Article in Family & Law: ‘Joint parenting after divorce’

In the journal Family & Law an article of Christina Jeppesen De Boer named ‘Joint parenting after divorce’ will be published. Recent developments in Danish and Dutch legislation have provided norms which were directed at furthering equality between parents, in the interest of the child. 
Read more >

In both countries, it was promised in the course of the parliamentary deliberations that the enacted legislation would be evaluated within a period of three years.

The Danish evaluation led to new legislation being enacted. In this article the background for the Danish evaluation, the findings in the evaluation en the resulting legislative changes are deliberated.

Subsequently, the interaction between the evaluation and the resulting changes is critically analysed. An essential question concerns the purpose of the evaluation. What was envisaged? That the stated aims were realised? Or just the elimination of sharp edges of the legislation? To what extent were the findings in the evaluation taken into account in the subsequent legislative changes? Finally, joint parenting after evaluation will be brought into perspective.

The article can be read here (only in Dutch):

< Back



Article in Trouw ‘Danish parents who are in divorce are allowed to arrange everything’

Christina Jeppesen-De Boer was quoted in an article in the Dutch newspaper Trouw about the Danish divorce law. The article can be read here (only available in Dutch): Trouw, 27 februari 2014.



Article 1-reading

On the 4th of April, Jet Tigchelaar and Wibo van Rossum will organise a lecture on Article 1 (of the Dutch Constitution). Masha Antokolskaia (professor of private law, with a specialisation in family law, at the VU Amsterdam) will give a presentation entitled: ‘Iedereen gelijk, iedereen gelukkig! Is gelijke behandeling van alle ouders in het belang van het kind?’ (‘Everyone equal, everyone happy! Is the equal treatment of all parents in the best interests of the child?’). 
Read more >

The central question concerns whether the principle of equality in Article 1 denotes that all parents – legal, biological, social, divorced and not divorced, custodial and non-custodial, known donors who take part in family life, lesbian mothers, stepparents and natural parents, etc, etc. – should be treated equally. How do the ever-increasing claims for equality from the various groups of parents relate to the best interests of the child? Nanneke Quik-Schuijt (former judge at the juvenile court and current Socialist Party MP) will act as a referent in this discussion.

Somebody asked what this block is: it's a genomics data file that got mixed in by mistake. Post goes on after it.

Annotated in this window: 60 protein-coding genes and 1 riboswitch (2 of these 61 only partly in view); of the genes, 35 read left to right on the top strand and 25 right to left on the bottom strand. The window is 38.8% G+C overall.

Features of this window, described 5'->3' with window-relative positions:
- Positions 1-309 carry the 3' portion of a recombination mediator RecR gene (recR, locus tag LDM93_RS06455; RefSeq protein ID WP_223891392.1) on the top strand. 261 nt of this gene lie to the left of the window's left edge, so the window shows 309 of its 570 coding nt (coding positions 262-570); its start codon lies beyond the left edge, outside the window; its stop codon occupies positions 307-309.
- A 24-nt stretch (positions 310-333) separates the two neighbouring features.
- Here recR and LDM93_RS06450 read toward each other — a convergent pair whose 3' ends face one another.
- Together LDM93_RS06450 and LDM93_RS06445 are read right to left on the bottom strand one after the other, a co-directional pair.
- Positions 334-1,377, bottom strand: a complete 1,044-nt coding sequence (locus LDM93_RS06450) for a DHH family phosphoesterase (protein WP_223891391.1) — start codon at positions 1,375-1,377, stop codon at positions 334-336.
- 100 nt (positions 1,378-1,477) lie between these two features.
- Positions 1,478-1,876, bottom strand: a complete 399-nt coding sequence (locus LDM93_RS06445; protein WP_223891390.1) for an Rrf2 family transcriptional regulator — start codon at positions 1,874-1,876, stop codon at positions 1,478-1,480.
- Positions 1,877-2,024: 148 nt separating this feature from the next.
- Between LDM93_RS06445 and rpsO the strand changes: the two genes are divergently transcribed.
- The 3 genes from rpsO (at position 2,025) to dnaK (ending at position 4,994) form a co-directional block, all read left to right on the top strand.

Foto artikel 1 lezing

< Back



Symposium Molengraaff Dispuut about international child abduction

On Wednesday 26th of February, Merel Jonker gave a presentation about the procedure for incoming cases of international child abduction at the Symposium ‘Eerst terug dan praten’ (‘First return then talk’), which was organised by the Molengraaff Dispuut (a student society for excellent private law students). The other speakers were: Hans van Loon (former Secretary General of the Hague Conference into Private International Law), Nynke Whiterod (lawyer and specialist in international child abduction) and Johan Visser (president of the Family and International Child Protection team of the Court of The Hague). 
Read more >



New commissioned research into the necessity of compulsory sex registration for all

The Academic Research and Documentation Centre (WODC) of the Dutch Ministry of Security & Justice has commissioned UCERF researchers to look into the issue of mandatory, binary (M/F) gender registration. 
Read more >

A growing awareness and concern about the vulnerable position of transgender and intersex people has led to questions being raised in parliament regarding the legal possibilities and impediments to refrain from or delete existing registration of a person’s gender. Since 1986,  it has been possible to leave the gender of newly born babies undetermined. However, for people who are already registered as either male or female,  it is only possible to change from male to female, or vice versa.
This research will set out the legal framework in the Netherlands, and identify national and international legal obstacles to the introduction of the possibility of changing an existing gender  registration into an undetermined status, selecting a ‘third box’, or refraining from registration altogether, as well as the consequences thereof (e.g. for detention policies or non-discrimination law). The project includes an exploration of the situation regarding sex registration in six other countries (Germany, UK, India, Nepal, New Zealand and Australia). The results of these country-specific queries will be compared with the situation in the Netherlands.
It is expected that the project will be finalised in the Autumn of 2014. The research team consists of Marjolein van den Brink, Jet Tigchelaar, Wibo van Rossum and Susanne Burri, and is complemented by Eric Gubbels, a registrar in Amsterdam.

< Back